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Summer Self Care Play | Katharine Chestnut

Summer PLAY!

A Self-Care Challenge

While I love my meditation and journaling practices, every now and then I like shaking things up when it comes to being mindful. I especially like to add more play in the summer.

Sometimes mindfulness comes across as a little too solemn and serious. It doesn’t have to be. Mindfulness is a wonderful practice because it’s so accessible. And it can even be FUN

In fact, more of our mindfulness should be playful. We all need more play in our lives.

Why We Need More Play

Summer Play Biological | Peter Grey

When we hear the word “play,” we probably associate it with something children do. Adults need to play just as much as kids do. Play is how we learn about the world and sparks creativity in a few different ways.

  • Play helps us solve problems.
    When you approach a challenge with a more playful mindset, it makes that problem-solving fun.
    TRY IT: Stuck on a task at work? Set a timer for 5 minutes to play first. Bust out your hula hoop, make a paper airplane, blow bubbles outside, or play hide and seek with your dog. When the timer goes off, attack your task with that same energy. 
  • Playing makes us more empathetic.
    Remember playing pretend as a kid? Or going through role-playing exercises? Imagining yourself in someone else’s shoes is a great way to build empathy for others and flexes your creative muscles.
    TRY IT: Think of a situation where you wanted things to go differently. Put yourself in the other person’s role, where you’re observing yourself, and reflect on the scenario from that new perspective.
  • Play builds confidence.
    Children learn new skills through play. When they climb trees, for example, they build strength and learn motor skills that help them reach the next branch. The way children (and other animals) figure out many new experiences is through play. And when those experiences aren’t new anymore, they’re way less scary … and we get brave enough to climb even higher. 

How To Play More

We take things seriously as adults, but many of our everyday activities can be playful if you’re a little more open-minded. In fact, even Albert Einstein practiced playfulness: he applied what’s called “combinatory play” to his scientific research. 

Combinatory Play | Albert Einstein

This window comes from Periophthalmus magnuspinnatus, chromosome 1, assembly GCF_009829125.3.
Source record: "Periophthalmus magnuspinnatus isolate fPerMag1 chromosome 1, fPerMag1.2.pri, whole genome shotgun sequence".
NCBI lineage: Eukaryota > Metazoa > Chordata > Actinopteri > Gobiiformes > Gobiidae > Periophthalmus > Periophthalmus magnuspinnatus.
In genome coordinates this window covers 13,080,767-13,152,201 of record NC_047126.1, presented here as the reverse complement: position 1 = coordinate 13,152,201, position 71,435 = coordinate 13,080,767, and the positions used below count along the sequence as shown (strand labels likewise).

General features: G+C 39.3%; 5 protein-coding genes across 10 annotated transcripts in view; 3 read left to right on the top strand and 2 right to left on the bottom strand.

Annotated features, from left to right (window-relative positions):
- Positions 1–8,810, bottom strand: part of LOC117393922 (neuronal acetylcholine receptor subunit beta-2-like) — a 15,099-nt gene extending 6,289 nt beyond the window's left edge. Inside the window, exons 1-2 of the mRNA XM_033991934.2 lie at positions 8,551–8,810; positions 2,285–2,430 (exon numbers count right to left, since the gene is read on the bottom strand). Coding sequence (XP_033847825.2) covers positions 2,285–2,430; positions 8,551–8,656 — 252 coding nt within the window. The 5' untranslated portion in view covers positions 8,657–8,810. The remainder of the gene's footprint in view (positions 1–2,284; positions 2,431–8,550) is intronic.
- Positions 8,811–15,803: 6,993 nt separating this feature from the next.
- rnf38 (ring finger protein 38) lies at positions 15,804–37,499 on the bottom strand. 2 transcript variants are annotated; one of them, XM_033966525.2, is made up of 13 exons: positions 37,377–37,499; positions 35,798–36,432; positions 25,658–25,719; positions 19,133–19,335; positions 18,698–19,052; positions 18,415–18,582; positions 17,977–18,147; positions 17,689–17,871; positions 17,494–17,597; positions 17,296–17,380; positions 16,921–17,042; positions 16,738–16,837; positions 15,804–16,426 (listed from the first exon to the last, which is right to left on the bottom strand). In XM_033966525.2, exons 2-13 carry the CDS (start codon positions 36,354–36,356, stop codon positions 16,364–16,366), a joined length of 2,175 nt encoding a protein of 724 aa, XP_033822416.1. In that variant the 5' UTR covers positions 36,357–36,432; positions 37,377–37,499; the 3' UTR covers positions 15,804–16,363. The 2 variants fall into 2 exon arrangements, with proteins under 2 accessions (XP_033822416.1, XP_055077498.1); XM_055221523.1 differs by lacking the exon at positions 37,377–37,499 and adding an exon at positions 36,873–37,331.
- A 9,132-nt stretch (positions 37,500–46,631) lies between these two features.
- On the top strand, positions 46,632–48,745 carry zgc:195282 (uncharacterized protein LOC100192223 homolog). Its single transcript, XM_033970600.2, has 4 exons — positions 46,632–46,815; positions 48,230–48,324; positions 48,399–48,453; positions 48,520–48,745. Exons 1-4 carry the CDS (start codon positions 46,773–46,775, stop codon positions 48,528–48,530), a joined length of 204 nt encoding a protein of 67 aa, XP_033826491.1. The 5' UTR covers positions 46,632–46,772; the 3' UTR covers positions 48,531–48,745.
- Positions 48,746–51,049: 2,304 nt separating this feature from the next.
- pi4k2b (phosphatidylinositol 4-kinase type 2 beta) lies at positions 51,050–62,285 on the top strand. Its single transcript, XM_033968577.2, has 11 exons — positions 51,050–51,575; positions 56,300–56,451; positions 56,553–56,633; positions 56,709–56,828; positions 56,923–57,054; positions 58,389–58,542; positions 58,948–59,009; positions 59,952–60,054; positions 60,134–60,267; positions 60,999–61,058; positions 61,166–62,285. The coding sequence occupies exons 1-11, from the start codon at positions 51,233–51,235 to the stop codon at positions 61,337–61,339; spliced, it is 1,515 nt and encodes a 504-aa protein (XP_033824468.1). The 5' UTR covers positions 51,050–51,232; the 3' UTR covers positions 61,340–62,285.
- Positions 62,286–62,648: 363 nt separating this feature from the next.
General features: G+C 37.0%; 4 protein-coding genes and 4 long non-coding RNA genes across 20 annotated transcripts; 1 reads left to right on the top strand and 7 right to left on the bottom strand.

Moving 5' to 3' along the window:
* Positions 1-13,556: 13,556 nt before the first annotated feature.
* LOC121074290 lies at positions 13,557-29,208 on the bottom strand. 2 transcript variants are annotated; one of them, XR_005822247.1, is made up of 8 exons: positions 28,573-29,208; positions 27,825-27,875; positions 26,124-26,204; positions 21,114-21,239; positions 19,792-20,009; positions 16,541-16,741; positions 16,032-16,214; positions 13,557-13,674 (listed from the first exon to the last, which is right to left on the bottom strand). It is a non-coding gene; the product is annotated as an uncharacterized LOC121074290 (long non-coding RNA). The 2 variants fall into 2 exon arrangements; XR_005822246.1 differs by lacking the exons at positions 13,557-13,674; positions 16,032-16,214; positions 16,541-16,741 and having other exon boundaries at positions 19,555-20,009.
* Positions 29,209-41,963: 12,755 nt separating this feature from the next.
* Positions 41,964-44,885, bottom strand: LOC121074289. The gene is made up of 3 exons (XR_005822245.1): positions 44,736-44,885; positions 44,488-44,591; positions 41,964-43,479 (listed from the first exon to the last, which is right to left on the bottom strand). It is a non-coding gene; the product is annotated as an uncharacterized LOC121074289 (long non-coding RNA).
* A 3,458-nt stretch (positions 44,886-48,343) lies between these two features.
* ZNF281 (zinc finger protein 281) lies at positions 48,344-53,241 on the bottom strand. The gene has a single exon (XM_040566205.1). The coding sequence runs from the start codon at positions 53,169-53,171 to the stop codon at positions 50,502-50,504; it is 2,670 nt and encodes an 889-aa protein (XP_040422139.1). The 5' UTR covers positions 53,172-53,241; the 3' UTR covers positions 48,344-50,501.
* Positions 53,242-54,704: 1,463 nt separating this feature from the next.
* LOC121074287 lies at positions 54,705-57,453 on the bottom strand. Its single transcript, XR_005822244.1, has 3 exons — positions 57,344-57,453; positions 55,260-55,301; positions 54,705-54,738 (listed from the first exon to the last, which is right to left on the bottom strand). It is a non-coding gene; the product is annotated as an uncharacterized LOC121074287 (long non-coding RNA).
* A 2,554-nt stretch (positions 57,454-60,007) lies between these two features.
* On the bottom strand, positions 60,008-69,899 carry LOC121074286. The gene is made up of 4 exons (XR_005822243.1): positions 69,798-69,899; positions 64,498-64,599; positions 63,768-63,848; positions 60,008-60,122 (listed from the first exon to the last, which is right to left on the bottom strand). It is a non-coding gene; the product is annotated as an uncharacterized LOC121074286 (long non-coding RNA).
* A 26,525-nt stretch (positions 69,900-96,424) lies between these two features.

Combinatory play is really just combining different ideas or objects to produce a new idea (or object). Clinical psychologist Victoria Stevens explains that “finding links, connections, and patterns between apparently dissimilar things is essential to creative thinking.” You can practice combinatory play, too—it’s a great way to get the creative juices going when you’re stuck in a rut. 

Combinatory play is how Einstein came up with the formula for E = mc2. He would often play the violin or piano while working through his scientific research. The activity gave his brain a kind of break from all that science, resulting in deeper insights into the problems he worked on. 

As you might imagine, there are books about this too. Check out my review on Game On? Brain On!: The Surprising Relationship between Play and Gray (Matter).

Making Time for Play

If you want to carve out more time for play, there are a few ways you can incorporate that into your day. 

  • Brainstorm sessions
    Stuck on an idea? Grab a friend or coworker and do a “brain dump” with them. Set a timer for 20 minutes, and talk through whatever ideas come up, no matter how silly or ridiculous they might seem. It’s important to verbalize your thoughts WITHOUT editing what you’re saying. Have your friend take notes or jot things down on a whiteboard. My personal favorite way to brainstorm utilizes the mind-map method.
  • Non-dominant handwriting
    Instead of doing your journaling with your dominant hand, use the opposite one. Non-dominant handwriting is playful, because you’re exploring something new … and you’re literally using a new part of your brain when you use the “wrong” hand! And Inner Affirmations can walk you through how to make this a part of your mindfulness practice.
  • Dance it out
    There’s no better way to get out of a creative or emotional rut than a dance party. Find your favorite song and give yourself permission to let loose. Make it an experiment—explore new ways to move your body and feel into the words or rhythm. Enjoy being in your skin. 
  • Explore the outdoors
    Being outdoors, especially during the summer, is a great way to practice mindfulness, and navigating a new trail or walking route can be a fun way to explore your surroundings. 

There are a ton of ways we can play more, everyday.

How are you going to incorporate more play into your life?